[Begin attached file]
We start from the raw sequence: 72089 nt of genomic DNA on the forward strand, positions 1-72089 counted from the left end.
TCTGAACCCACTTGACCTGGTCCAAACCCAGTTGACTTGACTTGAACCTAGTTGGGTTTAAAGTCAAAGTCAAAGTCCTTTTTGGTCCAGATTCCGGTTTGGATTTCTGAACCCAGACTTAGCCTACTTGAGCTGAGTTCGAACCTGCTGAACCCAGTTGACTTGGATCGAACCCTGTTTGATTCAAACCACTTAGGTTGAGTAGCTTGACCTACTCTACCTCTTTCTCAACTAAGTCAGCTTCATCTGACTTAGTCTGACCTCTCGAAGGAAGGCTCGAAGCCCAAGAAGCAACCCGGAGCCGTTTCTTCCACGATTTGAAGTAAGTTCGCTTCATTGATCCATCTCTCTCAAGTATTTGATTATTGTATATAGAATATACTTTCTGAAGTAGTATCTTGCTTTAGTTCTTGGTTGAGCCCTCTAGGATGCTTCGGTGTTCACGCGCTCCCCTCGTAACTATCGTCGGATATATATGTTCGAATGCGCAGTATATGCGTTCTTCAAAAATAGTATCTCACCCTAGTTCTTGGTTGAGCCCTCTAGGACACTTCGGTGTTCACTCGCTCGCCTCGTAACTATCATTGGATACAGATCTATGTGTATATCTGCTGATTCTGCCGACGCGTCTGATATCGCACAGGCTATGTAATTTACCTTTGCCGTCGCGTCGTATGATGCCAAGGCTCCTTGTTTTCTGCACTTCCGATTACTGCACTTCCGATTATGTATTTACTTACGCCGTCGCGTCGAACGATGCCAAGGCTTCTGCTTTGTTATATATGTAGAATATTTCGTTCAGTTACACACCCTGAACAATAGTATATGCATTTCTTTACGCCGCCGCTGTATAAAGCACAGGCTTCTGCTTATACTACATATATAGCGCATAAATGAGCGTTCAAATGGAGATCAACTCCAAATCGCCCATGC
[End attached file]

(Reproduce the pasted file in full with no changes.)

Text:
We start from the raw sequence: 72089 nt of genomic DNA on the forward strand, positions 1-72089 counted from the left end.
TCTGAACCCACTTGACCTGGTCCAAACCCAGTTGACTTGACTTGAACCTAGTTGGGTTTAAAGTCAAAGTCAAAGTCCTTTTTGGTCCAGATTCCGGTTTGGATTTCTGAACCCAGACTTAGCCTACTTGAGCTGAGTTCGAACCTGCTGAACCCAGTTGACTTGGATCGAACCCTGTTTGATTCAAACCACTTAGGTTGAGTAGCTTGACCTACTCTACCTCTTTCTCAACTAAGTCAGCTTCATCTGACTTAGTCTGACCTCTCGAAGGAAGGCTCGAAGCCCAAGAAGCAACCCGGAGCCGTTTCTTCCACGATTTGAAGTAAGTTCGCTTCATTGATCCATCTCTCTCAAGTATTTGATTATTGTATATAGAATATACTTTCTGAAGTAGTATCTTGCTTTAGTTCTTGGTTGAGCCCTCTAGGATGCTTCGGTGTTCACGCGCTCCCCTCGTAACTATCGTCGGATATATATGTTCGAATGCGCAGTATATGCGTTCTTCAAAAATAGTATCTCACCCTAGTTCTTGGTTGAGCCCTCTAGGACACTTCGGTGTTCACTCGCTCGCCTCGTAACTATCATTGGATACAGATCTATGTGTATATCTGCTGATTCTGCCGACGCGTCTGATATCGCACAGGCTATGTAATTTACCTTTGCCGTCGCGTCGTATGATGCCAAGGCTCCTTGTTTTCTGCACTTCCGATTACTGCACTTCCGATTATGTATTTACTTACGCCGTCGCGTCGAACGATGCCAAGGCTTCTGCTTTGTTATATATGTAGAATATTTCGTTCAGTTACACACCCTGAACAATAGTATATGCATTTCTTTACGCCGCCGCTGTATAAAGCACAGGCTTCTGCTTATACTACATATATAGCGCATAAATGAGCGTTCAAATGGAGATCAACTCCAAATCGCCCATGC